Normally, my knitting focuses on project not process. While thoroughly enjoy meditative moments knitting, my goal is to create wearable and home decor goods. (The word “goods” reminds me of high school, that ridiculous class whose name I forget that had the test question “_____ buys goods and services.” I answered “Money.” WRONG! The correct answer was “Credit.” I apparently missed the focus of the chapter ).
Anyway, December was quite a productive month for small knitted objects. I knit the second cuddly kitten in memory of our beloved “Gatto di lusso.”
Using Norah Gaughan’s free Berocco pattern Celestine, I created what I thought would be a new star for our holiday tree. This turned out to be a fun knit, but much better suited to topping the fern. Oh, well, try again next year? It makes a fun decoration to bat around the house… great kids’ toy?
I also finished another Lenveloppe, this time with garter stitch on size 8 needles with Berocco Boboli.
And, of course, there was time to take a soft and squishy ball of Cascade Epiphany into the annual Christmas hat.
In between, I imagined other possible projects to begin. “Why am I such a skittish project starter these days,” I asked hypothetically at one of the knit classes shortly before Christmas.
“Because you’re avoiding that Master Knitter work,” one of the knitters stated emphatically.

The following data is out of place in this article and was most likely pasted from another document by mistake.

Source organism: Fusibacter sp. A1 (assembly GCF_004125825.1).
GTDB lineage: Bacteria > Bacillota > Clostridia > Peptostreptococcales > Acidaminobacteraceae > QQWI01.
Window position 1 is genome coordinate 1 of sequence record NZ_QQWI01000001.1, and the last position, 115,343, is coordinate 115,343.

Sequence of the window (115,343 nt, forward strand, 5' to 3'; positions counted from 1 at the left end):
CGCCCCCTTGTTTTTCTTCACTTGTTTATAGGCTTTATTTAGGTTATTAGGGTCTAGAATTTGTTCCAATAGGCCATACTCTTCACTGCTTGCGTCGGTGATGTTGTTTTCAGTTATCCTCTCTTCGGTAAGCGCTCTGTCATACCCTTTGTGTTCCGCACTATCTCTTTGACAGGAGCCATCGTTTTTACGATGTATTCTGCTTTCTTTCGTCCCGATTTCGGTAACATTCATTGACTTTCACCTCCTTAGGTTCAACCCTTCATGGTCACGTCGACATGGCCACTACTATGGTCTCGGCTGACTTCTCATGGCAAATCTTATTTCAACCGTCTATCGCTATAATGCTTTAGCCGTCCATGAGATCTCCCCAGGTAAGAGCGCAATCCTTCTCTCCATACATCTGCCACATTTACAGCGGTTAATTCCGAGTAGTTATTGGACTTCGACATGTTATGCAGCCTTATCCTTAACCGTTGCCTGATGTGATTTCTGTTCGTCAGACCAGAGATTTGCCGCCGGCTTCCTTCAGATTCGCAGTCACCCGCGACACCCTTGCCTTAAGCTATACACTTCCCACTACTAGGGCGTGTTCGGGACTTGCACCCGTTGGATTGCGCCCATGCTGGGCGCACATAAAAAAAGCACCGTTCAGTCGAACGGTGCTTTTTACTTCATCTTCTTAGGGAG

She’s right 🙂
A couple days after Christmas, I did finally open up the box of corrections that arrived in mid August. It’s not fun, but I’m plugging through them. Then again, now that the holiday knit projects are done, isn’t it a good time of year to nest and make home improvements?
Tada! Blocked, sewn and buttons, with a photo shoot planned for Monday, the last stitches of Dovuto have come together. It fits just fine, although remind me to put 5 buttonholes in the pattern if I ever publish it.
I am so ready to knit something different… oh yes, I have commission work waiting in the studio! And there’s the hat pattern, so back to work!
Grapes, leaves and winding tendrils inspired a cable pattern
After weeks of brainstorming, figuring,swatching and experimenting, I finally began KNITTING my aran sweater design for the Master Knitter Level 3 program.
Inspiration: wrought iron railings in New Orleans.
Ideally, I wanted to create this motif center panel with a V neck. Then, I’d make the body in one piece… a princess line sweater. It would be easy to customize when it came time to size the pattern. Unfortunately, my brain insisted that the cable motif would wrap around the neck and shoulders, which would probably require considerable short rows. Time is of the essence, and I’m much more of a cardi kind of gal anyway.
So the princess line sweater became a high low cardigan. This time.
I’ve grappled with my stubborn non conformity to traditional aran style. It would have been infinitely easier to drop a few stitch patterns into a basic sweater shape with ribbed edges. But I don’t like ribbed edges these days (exception for mittens!). My aran sweater has a stretchy provisional cast on with stockinette stitch hem. I’m using rick rib for the lower edges of the sweater, and I love the lofty light effect that contrasts with the other stitch patterns.